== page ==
Bothell woman going to prison in molestation case

A Bothell woman was sentenced to more than a decade in prison Wednesday for joining a convicted child molester in the sexual mistreatment of three elementary school-aged girls.

Florena Aurelia Romero, 22, wept and said that she had not fully appreciated the nature of her crimes until after being locked up at the Snohomish County Jail awaiting sentencing.

It’s there, Romero alleged, that she became the victim of a sexual assault by a corrections officer.

Everett police confirm they have been investigating allegations of sexual misconduct made against a corrections officer by a female inmate. There have been no arrests.

If Romero was hoping her sex assault claim would earn her sympathy from the judge, she was mistaken.

Superior Court Judge Michael Downes made no comment about the allegation. Instead, he said Romero’s sentence needed to reflect the conduct she committed in August with her then-boyfriend, registered sex offender Jamie Lloyd Wallin, 32, of Everett.

The judge said evidence showed Romero had showed no surprise, resistance or reluctance engaging in sex with Wallin in front of the girls, ages 7, 9 and 11.

The children were molested and also photographed nude during the incident.

“Your behavior was despicable,” Downes told Romero.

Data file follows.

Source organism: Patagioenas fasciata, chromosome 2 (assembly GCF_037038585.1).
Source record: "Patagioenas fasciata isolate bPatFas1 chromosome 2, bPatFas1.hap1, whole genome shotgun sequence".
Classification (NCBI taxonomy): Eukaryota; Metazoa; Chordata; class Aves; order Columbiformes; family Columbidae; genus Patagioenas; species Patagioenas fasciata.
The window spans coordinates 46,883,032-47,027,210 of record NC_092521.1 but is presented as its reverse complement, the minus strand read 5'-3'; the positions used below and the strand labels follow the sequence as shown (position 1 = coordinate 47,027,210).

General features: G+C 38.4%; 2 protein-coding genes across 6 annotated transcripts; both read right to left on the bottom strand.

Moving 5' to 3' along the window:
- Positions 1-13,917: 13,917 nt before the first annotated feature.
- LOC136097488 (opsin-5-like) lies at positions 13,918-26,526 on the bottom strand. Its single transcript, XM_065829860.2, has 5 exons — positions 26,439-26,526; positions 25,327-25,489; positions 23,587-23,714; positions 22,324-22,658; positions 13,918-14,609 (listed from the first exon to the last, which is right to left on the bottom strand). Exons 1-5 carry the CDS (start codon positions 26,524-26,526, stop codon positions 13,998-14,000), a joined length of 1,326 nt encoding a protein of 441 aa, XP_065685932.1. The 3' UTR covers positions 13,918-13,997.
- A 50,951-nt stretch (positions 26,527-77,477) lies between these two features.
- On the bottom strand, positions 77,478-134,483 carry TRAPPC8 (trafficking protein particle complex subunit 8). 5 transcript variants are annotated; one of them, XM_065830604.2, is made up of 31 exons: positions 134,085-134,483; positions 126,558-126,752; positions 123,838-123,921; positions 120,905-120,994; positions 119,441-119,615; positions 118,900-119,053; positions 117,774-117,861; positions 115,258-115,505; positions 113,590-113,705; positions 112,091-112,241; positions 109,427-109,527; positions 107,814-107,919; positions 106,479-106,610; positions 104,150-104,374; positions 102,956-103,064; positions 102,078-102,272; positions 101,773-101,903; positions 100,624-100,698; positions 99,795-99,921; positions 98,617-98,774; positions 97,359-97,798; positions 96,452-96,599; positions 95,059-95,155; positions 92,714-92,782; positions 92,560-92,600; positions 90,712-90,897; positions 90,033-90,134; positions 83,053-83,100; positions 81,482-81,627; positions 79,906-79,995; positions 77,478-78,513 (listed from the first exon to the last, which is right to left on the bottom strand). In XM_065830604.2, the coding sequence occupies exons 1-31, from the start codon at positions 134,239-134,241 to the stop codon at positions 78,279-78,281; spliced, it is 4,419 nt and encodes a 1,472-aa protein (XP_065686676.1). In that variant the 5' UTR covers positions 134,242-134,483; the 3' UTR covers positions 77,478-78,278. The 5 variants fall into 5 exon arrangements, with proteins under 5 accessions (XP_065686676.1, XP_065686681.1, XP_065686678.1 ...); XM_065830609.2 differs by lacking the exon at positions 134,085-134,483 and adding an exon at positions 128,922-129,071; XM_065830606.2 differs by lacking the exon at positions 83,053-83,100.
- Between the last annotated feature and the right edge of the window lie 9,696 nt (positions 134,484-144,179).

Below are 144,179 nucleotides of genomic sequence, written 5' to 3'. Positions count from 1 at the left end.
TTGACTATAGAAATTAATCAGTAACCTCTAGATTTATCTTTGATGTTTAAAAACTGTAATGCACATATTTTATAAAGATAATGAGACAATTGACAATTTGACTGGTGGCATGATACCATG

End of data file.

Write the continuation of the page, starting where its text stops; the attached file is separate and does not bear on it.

Wallin’s sentence was a foregone conclusion. Downes sentenced him to life in prison without release – the mandatory punishment because of a prior child molestation conviction.

“Mr. Wallin, your conduct is nothing less than a scourge on our community,” Downes said. “You are a predator. You prey on our children and society will not put up with it.”

Jurors found Wallin guilty of 11 charges, including three counts of first-degree child molestation.

Romero was convicted of eight counts, including sexual exploitation of minors and communicating with minors for immoral purposes.

The girls did not speak in court. Instead, they asked a victim advocate to tell the judge they held Romero responsible because she had violated their trust.

“They want you to know they are afraid she will do this to other little girls,” advocate Kari King told Downes.

Reporter Scott North: 425-339-3431 or

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